Salinity legacy: Foliar microbiome's history affects mutualist-conferred salinity tolerance

Suresh C. Subedi, Preston Allen, Rosario Vidales, Leonel Sternberg, Michael Ross, Michelle E. Afkhami

Research output: Contribution to journalArticlepeer-review

Abstract

The rapid human-driven changes in the environment during the Anthropocene have placed extreme stress on many plants and animals. Beneficial interactions with microorganisms may be crucial for ameliorating these stressors and facilitating the ecosystem services host organisms provide. Foliar endophytes, microorganisms that reside within leaves, are found in essentially all plants and can provide important benefits (e.g., enhanced drought tolerance or resistance to herbivory). However, it remains unclear how important the legacy effects of the abiotic stressors that select on these microbiomes are for affecting the degree of stress amelioration provided to their hosts. To elucidate foliar endophytes' role in host-plant salt tolerance, especially if salinity experienced in the field selects for endophytes that are better suited to improve the salt tolerance of their hosts, we combined field collections of 90 endophyte communities from 30 sites across the coastal Everglades with a manipulative growth experiment assessing endophyte inoculation effects on host-plant performance. Specifically, we grew >350 red mangrove (Rhizophora mangle) seedlings in a factorial design that manipulated the salinity environment the seedlings experienced (freshwater vs. saltwater), the introduction of field-collected endophytes (live vs. sterilized inoculum), and the legacy of salinity stress experienced by these introduced endophytes, ranging from no salt stress (0 parts per thousand [ppt] salinity) to high salt stress (40 ppt) environments. We found that inoculation with field-collected endophytes significantly increased mangrove performance across almost all metrics examined (15%–20% increase on average), and these beneficial effects typically occurred when the endophytes were grown in saltwater. Importantly, our study revealed the novel result that endophyte-conferred salinity tolerance depended on microbiome salinity legacy in a key coastal foundation species. Salt-stressed mangroves inoculated with endophyte microbiomes from high-salinity environments performed, on average, as well as plants grown in low-stress freshwater, while endophytes from freshwater environments did not relieve host salinity stress. Given the increasing salinity stress imposed by sea level rise and the importance of foundation species like mangroves for ecosystem services, our results indicate that consideration of endophytic associations and their salinity legacy may be critical for the successful restoration and management of coastal habitats.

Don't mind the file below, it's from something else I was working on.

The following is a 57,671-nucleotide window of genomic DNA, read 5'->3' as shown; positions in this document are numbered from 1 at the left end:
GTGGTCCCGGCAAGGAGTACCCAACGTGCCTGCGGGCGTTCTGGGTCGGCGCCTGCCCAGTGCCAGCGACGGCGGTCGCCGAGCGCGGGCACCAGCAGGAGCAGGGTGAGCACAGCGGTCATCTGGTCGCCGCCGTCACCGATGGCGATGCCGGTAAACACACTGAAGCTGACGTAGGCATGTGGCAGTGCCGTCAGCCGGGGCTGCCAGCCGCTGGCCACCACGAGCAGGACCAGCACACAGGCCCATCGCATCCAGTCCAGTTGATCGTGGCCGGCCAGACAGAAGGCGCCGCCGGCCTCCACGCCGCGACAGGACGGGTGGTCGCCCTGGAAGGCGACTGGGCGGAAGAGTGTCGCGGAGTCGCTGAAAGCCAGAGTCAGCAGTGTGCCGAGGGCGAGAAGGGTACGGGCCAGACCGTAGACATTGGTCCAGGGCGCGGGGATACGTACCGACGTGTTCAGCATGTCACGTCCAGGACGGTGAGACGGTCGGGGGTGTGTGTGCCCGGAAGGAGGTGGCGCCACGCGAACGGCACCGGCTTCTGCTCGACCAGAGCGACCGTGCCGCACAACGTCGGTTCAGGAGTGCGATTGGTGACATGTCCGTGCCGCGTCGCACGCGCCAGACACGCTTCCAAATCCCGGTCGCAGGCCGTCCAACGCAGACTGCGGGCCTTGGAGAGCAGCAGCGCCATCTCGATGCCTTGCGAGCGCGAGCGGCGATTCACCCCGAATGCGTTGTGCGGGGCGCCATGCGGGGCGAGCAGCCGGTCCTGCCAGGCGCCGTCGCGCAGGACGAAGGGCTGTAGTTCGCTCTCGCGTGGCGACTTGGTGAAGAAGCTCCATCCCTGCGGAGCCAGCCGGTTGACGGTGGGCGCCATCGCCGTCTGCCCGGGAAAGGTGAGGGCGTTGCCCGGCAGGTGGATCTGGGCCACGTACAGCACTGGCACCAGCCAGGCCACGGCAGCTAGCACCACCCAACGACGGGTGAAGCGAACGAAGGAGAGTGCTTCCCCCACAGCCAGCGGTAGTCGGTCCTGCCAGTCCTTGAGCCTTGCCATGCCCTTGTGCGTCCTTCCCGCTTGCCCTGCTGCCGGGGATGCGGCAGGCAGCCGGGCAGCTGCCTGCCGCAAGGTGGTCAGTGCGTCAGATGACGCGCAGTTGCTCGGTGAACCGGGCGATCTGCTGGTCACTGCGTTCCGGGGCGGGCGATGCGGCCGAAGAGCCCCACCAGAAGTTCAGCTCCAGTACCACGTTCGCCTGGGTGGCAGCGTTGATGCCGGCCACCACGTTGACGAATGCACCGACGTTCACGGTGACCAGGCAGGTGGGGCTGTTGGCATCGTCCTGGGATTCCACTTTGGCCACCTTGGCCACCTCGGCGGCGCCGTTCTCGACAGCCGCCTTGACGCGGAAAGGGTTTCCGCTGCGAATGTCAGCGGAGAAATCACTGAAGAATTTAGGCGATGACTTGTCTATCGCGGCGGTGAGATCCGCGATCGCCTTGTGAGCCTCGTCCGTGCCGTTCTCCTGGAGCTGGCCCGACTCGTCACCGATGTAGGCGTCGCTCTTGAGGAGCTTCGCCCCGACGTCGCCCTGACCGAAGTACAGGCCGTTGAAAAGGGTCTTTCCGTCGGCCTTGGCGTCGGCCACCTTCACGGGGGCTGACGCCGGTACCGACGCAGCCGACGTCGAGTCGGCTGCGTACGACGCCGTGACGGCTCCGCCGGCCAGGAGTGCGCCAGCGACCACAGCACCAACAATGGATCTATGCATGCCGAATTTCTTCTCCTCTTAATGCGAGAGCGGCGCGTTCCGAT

Original languageEnglish (US)
JournalEcology
DOIs
StateAccepted/In press - 2022
Externally publishedYes

Keywords

  • endophytes
  • Everglades
  • legacy effects
  • mangroves
  • mutualism
  • salinity legacy
  • salt tolerance
  • sea level rise

ASJC Scopus subject areas

  • Ecology, Evolution, Behavior and Systematics

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